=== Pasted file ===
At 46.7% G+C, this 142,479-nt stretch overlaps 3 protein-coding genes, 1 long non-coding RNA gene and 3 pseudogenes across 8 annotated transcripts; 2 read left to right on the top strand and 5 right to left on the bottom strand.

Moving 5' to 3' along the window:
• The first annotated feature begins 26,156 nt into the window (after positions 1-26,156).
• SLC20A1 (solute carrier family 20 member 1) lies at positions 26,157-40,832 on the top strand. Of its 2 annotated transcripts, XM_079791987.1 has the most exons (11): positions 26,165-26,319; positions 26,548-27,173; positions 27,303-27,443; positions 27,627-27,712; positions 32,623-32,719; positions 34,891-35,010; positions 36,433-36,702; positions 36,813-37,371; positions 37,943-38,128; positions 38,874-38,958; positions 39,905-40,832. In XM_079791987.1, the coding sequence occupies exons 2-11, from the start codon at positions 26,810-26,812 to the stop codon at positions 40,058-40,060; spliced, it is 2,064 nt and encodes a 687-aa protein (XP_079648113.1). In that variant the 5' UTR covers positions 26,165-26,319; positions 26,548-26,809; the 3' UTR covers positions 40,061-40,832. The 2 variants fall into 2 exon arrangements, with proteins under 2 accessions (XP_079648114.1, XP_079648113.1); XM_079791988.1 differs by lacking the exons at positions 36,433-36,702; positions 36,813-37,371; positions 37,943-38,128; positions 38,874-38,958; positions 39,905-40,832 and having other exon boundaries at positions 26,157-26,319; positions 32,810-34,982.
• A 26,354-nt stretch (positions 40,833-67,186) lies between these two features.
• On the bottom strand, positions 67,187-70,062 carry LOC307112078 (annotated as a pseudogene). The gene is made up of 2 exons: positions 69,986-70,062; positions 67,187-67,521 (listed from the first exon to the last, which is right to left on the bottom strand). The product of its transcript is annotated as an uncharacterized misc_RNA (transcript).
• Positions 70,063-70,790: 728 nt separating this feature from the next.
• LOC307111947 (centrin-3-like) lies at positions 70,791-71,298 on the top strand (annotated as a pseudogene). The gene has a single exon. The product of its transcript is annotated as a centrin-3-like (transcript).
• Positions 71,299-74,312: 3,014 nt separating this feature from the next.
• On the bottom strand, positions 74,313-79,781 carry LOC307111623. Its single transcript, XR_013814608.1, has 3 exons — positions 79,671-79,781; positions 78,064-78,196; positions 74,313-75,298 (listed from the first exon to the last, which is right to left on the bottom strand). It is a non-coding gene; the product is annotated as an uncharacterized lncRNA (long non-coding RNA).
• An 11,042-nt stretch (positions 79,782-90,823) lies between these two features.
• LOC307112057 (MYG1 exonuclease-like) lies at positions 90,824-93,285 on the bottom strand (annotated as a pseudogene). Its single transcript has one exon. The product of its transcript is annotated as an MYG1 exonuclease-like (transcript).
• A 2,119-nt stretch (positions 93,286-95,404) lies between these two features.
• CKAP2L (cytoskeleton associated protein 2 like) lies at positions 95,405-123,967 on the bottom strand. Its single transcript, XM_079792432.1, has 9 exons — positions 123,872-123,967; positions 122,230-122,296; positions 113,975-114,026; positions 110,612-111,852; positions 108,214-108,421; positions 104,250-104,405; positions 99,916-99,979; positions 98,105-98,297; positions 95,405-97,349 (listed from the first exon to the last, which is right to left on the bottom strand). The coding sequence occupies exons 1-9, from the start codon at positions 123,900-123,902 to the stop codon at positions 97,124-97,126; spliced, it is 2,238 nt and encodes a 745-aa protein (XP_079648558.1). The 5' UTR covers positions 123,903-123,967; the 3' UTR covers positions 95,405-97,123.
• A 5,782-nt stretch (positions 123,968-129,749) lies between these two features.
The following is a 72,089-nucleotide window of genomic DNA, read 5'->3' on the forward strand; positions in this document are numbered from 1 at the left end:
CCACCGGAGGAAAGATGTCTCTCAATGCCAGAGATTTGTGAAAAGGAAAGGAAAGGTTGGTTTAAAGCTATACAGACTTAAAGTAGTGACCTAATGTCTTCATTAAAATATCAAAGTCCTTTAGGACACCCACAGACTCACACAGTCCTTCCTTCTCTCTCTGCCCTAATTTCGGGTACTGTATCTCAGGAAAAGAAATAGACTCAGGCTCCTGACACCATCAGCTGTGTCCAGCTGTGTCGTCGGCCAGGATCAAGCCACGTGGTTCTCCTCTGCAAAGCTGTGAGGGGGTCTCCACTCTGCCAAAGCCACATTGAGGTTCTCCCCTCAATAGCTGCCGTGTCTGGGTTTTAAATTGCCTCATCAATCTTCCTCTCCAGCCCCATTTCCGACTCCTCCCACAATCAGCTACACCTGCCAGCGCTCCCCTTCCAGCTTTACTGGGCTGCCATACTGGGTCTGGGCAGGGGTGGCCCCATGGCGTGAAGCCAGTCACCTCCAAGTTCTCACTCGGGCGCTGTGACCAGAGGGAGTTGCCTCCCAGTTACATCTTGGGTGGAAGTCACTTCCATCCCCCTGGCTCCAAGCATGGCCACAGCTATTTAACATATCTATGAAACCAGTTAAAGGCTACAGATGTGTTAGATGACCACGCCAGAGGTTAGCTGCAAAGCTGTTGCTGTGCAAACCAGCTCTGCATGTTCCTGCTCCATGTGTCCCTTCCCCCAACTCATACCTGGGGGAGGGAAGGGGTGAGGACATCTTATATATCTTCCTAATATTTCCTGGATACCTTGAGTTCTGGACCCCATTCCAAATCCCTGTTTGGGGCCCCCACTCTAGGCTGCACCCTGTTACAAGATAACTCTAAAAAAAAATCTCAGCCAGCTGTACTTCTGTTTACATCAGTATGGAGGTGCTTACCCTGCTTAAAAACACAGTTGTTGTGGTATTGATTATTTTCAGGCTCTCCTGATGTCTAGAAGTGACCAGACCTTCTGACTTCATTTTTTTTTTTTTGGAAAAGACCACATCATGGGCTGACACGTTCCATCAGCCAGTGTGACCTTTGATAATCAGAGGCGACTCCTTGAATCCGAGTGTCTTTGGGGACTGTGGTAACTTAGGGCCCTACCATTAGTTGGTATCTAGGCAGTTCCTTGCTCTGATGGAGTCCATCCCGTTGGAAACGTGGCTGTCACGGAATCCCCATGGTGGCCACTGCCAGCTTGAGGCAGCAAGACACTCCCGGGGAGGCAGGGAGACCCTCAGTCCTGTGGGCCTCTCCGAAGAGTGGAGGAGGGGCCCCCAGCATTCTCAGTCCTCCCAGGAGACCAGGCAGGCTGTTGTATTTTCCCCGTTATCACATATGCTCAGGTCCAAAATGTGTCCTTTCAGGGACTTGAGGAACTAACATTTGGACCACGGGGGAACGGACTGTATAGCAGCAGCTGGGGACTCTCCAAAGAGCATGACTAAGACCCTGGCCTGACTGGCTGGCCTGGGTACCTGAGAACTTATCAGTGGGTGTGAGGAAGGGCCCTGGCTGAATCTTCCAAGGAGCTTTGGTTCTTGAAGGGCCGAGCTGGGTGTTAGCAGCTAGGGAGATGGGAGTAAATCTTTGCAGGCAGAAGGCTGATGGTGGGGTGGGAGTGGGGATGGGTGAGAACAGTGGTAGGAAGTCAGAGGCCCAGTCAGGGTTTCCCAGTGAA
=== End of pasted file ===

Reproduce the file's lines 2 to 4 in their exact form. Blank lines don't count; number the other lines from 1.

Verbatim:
Moving 5' to 3' along the window:
• The first annotated feature begins 26,156 nt into the window (after positions 1-26,156).
• SLC20A1 (solute carrier family 20 member 1) lies at positions 26,157-40,832 on the top strand. Of its 2 annotated transcripts, XM_079791987.1 has the most exons (11): positions 26,165-26,319; positions 26,548-27,173; positions 27,303-27,443; positions 27,627-27,712; positions 32,623-32,719; positions 34,891-35,010; positions 36,433-36,702; positions 36,813-37,371; positions 37,943-38,128; positions 38,874-38,958; positions 39,905-40,832. In XM_079791987.1, the coding sequence occupies exons 2-11, from the start codon at positions 26,810-26,812 to the stop codon at positions 40,058-40,060; spliced, it is 2,064 nt and encodes a 687-aa protein (XP_079648113.1). In that variant the 5' UTR covers positions 26,165-26,319; positions 26,548-26,809; the 3' UTR covers positions 40,061-40,832. The 2 variants fall into 2 exon arrangements, with proteins under 2 accessions (XP_079648114.1, XP_079648113.1); XM_079791988.1 differs by lacking the exons at positions 36,433-36,702; positions 36,813-37,371; positions 37,943-38,128; positions 38,874-38,958; positions 39,905-40,832 and having other exon boundaries at positions 26,157-26,319; positions 32,810-34,982.